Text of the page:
Hot swathing: How timing can affect green counts

The combination of swathing canola too early (low seed-colour change) and swathing during a stretch of hot weather can lead to rapid curing that leaves green counts elevated.

By leaving the crop standing until 60% seed colour change on the main stem, this should reduce the amount of green immature seeds on side branches, which will reduce the green-seed risk in the combined sample.

Swathing. Photo credit: Kristen Phillips

The natural chlorophyll-clearing process

As canola plants dry down, the rate of chlorophyll clearing (when seeds turn from green to yellow) is quite rapid at around 30% seed moisture. As seed moisture drops below 20%, the pace of chlorophyll clearing slows and by 10%, green clearing will slow to near nil. In fast drying conditions, moisture loss outpaces chlorophyll clearing and it can leave harvest-ready seeds with high green counts.

When these conditions lead to low-moisture, high-green seeds, those seeds will need to take on moisture again and get back up to around 20% moisture for green clearing to resume. Rain on swaths can bring seed moisture back up near 20% for a short while, but it make take a few rains as well as warm temperatures to make a difference.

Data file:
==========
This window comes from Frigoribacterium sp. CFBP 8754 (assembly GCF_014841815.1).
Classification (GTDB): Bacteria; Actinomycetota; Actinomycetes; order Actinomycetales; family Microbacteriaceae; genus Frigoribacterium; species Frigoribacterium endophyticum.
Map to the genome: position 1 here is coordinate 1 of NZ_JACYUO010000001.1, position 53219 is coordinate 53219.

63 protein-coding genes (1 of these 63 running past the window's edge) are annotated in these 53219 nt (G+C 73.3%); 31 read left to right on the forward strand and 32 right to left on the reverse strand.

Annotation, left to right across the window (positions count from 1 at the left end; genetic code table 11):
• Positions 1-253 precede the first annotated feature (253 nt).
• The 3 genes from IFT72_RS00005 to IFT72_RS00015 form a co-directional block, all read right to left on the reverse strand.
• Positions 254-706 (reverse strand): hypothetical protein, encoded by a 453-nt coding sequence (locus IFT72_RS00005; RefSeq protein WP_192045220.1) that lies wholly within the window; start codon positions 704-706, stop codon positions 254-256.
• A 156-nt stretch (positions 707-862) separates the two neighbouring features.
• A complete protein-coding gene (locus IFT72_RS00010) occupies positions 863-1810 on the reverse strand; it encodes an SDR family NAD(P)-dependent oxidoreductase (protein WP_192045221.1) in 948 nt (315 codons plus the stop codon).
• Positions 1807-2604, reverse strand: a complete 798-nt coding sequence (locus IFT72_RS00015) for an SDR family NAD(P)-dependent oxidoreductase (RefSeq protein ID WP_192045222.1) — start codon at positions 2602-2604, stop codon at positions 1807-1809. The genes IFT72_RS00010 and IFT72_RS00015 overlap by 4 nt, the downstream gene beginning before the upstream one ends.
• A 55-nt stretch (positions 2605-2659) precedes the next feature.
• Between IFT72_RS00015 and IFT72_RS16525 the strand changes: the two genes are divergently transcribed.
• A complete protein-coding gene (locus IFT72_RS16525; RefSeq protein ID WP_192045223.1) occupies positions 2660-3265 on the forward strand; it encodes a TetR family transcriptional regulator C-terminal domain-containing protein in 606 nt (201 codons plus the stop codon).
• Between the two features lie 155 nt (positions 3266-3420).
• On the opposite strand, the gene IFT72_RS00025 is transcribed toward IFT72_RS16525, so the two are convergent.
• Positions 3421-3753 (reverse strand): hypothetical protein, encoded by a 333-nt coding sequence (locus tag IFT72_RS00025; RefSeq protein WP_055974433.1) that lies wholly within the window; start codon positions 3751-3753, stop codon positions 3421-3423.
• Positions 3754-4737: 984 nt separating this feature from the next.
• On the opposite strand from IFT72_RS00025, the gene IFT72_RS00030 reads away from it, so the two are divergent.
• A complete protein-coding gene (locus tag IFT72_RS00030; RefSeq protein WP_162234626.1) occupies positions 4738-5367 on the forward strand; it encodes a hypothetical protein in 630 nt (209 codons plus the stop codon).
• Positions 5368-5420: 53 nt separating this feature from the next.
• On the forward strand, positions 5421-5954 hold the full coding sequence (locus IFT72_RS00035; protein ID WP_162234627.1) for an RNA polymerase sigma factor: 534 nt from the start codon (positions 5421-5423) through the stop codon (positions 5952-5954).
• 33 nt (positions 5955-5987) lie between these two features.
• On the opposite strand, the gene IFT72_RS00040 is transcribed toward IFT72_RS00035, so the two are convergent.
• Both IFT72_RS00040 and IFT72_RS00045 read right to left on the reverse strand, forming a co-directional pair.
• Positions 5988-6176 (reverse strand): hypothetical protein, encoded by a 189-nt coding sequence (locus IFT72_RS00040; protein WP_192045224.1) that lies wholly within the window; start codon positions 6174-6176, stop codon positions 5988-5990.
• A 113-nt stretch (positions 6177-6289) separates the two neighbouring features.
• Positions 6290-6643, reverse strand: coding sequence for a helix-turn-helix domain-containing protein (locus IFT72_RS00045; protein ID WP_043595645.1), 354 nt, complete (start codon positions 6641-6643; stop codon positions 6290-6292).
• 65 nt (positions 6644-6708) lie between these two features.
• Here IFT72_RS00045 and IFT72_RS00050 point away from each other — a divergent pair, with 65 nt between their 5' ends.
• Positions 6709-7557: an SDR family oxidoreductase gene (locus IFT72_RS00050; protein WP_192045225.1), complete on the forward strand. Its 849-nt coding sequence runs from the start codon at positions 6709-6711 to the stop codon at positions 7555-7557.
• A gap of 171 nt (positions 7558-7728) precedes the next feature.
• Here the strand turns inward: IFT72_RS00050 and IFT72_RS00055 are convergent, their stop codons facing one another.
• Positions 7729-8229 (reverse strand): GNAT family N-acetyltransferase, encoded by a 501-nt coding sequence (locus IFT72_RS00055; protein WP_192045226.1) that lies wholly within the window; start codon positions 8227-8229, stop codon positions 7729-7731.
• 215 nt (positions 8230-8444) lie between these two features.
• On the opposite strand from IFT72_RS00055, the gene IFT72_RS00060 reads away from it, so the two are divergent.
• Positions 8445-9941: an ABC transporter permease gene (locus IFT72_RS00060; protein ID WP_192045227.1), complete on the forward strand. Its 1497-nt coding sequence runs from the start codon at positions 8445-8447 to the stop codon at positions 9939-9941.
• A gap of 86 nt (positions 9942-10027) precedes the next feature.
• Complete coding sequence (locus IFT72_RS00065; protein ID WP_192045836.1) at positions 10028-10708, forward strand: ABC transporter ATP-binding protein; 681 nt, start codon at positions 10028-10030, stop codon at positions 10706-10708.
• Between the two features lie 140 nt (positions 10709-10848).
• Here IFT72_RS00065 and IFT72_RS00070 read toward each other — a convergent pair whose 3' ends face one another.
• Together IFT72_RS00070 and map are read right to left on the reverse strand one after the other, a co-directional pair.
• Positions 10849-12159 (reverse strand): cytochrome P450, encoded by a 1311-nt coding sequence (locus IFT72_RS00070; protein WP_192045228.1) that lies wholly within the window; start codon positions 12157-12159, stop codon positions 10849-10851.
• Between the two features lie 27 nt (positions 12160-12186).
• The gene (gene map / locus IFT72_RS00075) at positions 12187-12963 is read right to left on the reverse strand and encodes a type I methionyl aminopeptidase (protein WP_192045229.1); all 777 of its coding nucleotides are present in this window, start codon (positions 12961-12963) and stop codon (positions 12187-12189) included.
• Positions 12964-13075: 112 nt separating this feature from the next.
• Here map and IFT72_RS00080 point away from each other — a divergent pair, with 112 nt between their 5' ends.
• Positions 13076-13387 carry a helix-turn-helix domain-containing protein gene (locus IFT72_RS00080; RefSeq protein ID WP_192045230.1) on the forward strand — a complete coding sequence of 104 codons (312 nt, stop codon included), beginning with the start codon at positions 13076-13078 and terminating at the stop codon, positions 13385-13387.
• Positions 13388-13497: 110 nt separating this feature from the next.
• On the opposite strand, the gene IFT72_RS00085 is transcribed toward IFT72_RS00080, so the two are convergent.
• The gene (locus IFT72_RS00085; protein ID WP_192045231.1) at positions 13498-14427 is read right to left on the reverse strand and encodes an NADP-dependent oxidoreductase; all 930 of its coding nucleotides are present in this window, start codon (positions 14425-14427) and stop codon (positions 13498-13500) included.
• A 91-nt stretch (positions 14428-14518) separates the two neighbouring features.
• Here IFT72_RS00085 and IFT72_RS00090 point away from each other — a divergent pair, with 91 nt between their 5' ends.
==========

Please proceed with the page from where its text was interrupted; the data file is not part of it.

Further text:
After all the unharvested canola last year, growers may have a little less patience for waiting. They will want to weigh the economic risk of combining lower-grade canola now or leaving it out in hopes it moves up a grade. Another consideration: the longer a crop sits out, the higher the probability of encountering a severe weather event.

A note on an outdated “rule”: Past research found that 30% seed moisture correlated with approximately 30% seed colour change (SCC). With newer hybrids and plant populations that are now typically much lower than when this research was done, this same correlation may no longer apply when a lot of the yield is contained in less-mature side branches. The seed moisture at 30% SCC may be more like 40-50%, but further study is needed to determine this.

Tip: A set of sieves (at a cost of around $150) can help with accurate green seed counts. The sieves eliminate shriveled and damaged kernels from the roll. 

Further reading:

Swath timing for higher yield
Swathing scenarios: Hot weather, too early, uneven crop, aster yellows
High green? Pros and cons of waiting to combine